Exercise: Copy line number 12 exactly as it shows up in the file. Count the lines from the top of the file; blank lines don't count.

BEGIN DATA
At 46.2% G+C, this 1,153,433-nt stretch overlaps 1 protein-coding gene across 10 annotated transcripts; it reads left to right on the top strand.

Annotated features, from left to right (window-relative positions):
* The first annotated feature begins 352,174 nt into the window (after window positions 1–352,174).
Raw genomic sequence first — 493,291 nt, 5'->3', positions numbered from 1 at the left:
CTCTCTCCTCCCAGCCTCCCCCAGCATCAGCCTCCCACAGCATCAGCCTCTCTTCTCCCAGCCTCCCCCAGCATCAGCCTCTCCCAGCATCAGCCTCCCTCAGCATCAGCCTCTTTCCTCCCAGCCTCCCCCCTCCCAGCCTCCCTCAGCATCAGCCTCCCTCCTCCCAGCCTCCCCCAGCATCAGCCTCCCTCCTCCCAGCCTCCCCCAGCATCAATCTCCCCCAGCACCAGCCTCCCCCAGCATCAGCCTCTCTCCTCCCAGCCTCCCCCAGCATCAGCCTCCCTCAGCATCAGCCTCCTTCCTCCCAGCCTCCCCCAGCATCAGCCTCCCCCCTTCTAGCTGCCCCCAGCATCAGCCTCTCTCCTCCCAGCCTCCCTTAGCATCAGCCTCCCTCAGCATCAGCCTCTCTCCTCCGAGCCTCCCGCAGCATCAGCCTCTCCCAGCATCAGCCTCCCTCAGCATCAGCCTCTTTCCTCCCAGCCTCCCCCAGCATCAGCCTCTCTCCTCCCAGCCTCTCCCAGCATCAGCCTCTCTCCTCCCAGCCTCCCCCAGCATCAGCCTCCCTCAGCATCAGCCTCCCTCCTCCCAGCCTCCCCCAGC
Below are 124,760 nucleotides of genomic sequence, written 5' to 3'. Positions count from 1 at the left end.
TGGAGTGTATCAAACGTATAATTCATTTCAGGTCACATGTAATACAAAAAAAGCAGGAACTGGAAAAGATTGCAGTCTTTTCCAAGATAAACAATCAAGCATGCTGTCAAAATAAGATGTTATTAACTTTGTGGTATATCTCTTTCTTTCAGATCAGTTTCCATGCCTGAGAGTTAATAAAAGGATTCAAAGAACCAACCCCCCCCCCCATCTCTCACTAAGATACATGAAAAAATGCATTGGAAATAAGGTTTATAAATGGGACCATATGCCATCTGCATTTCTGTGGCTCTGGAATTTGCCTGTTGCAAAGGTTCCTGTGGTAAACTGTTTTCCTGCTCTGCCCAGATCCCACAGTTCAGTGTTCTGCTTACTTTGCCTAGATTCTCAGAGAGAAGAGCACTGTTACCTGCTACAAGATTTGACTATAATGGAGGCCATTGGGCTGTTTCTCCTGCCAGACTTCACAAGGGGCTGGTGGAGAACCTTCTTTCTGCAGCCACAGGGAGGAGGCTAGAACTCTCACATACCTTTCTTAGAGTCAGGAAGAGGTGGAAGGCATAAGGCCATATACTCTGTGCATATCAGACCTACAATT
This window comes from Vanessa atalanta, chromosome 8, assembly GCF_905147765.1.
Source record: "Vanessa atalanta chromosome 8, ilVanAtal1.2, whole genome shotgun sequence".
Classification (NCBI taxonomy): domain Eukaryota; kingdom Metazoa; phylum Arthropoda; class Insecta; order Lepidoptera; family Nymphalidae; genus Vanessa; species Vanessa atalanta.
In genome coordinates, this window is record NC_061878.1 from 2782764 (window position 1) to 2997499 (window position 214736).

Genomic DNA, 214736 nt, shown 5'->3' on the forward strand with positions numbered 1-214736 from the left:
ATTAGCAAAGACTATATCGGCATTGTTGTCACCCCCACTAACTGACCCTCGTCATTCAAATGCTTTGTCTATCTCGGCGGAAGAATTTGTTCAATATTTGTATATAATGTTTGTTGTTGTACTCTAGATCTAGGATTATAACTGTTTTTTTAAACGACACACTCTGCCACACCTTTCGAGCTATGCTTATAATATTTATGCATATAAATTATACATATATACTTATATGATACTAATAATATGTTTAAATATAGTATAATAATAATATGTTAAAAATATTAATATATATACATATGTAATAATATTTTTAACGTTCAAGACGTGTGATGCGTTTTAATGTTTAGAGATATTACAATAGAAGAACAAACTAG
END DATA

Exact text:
Genomic DNA, 214736 nt, shown 5'->3' on the forward strand with positions numbered 1-214736 from the left: